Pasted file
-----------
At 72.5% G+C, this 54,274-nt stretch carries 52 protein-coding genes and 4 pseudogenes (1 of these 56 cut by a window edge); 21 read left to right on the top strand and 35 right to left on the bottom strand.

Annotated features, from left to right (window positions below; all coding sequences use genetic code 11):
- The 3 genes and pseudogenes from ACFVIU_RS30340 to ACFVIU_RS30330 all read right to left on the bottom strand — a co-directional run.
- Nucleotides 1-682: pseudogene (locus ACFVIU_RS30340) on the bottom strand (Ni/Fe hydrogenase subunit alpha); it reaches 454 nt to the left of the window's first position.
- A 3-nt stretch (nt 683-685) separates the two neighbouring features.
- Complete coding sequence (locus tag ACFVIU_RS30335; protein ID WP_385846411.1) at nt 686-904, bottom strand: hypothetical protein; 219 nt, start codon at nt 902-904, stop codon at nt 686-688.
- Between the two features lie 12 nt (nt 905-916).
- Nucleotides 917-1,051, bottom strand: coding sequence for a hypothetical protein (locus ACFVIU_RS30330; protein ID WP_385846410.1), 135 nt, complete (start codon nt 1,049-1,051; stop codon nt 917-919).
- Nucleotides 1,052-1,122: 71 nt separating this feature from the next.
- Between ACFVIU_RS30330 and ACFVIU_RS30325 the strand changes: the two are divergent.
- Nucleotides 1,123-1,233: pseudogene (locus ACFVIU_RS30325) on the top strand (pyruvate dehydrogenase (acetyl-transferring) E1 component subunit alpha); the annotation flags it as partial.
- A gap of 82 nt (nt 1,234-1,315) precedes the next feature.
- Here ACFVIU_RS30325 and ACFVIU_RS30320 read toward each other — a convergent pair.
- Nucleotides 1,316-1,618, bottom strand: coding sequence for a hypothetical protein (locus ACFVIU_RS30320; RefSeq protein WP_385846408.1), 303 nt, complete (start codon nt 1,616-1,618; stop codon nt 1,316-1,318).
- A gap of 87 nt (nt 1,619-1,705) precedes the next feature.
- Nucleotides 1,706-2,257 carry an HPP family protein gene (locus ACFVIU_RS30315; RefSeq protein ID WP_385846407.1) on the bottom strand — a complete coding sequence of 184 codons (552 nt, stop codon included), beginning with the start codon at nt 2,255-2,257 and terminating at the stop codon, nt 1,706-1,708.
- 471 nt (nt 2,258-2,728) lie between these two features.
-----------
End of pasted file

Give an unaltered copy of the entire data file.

At 72.5% G+C, this 54,274-nt stretch carries 52 protein-coding genes and 4 pseudogenes (1 of these 56 cut by a window edge); 21 read left to right on the top strand and 35 right to left on the bottom strand.

Annotated features, from left to right (window positions below; all coding sequences use genetic code 11):
- The 3 genes and pseudogenes from ACFVIU_RS30340 to ACFVIU_RS30330 all read right to left on the bottom strand — a co-directional run.
- Nucleotides 1-682: pseudogene (locus ACFVIU_RS30340) on the bottom strand (Ni/Fe hydrogenase subunit alpha); it reaches 454 nt to the left of the window's first position.
- A 3-nt stretch (nt 683-685) separates the two neighbouring features.
- Complete coding sequence (locus tag ACFVIU_RS30335; protein ID WP_385846411.1) at nt 686-904, bottom strand: hypothetical protein; 219 nt, start codon at nt 902-904, stop codon at nt 686-688.
- Between the two features lie 12 nt (nt 905-916).
- Nucleotides 917-1,051, bottom strand: coding sequence for a hypothetical protein (locus ACFVIU_RS30330; protein ID WP_385846410.1), 135 nt, complete (start codon nt 1,049-1,051; stop codon nt 917-919).
- Nucleotides 1,052-1,122: 71 nt separating this feature from the next.
- Between ACFVIU_RS30330 and ACFVIU_RS30325 the strand changes: the two are divergent.
- Nucleotides 1,123-1,233: pseudogene (locus ACFVIU_RS30325) on the top strand (pyruvate dehydrogenase (acetyl-transferring) E1 component subunit alpha); the annotation flags it as partial.
- A gap of 82 nt (nt 1,234-1,315) precedes the next feature.
- Here ACFVIU_RS30325 and ACFVIU_RS30320 read toward each other — a convergent pair.
- Nucleotides 1,316-1,618, bottom strand: coding sequence for a hypothetical protein (locus ACFVIU_RS30320; RefSeq protein WP_385846408.1), 303 nt, complete (start codon nt 1,616-1,618; stop codon nt 1,316-1,318).
- A gap of 87 nt (nt 1,619-1,705) precedes the next feature.
- Nucleotides 1,706-2,257 carry an HPP family protein gene (locus ACFVIU_RS30315; RefSeq protein ID WP_385846407.1) on the bottom strand — a complete coding sequence of 184 codons (552 nt, stop codon included), beginning with the start codon at nt 2,255-2,257 and terminating at the stop codon, nt 1,706-1,708.
- 471 nt (nt 2,258-2,728) lie between these two features.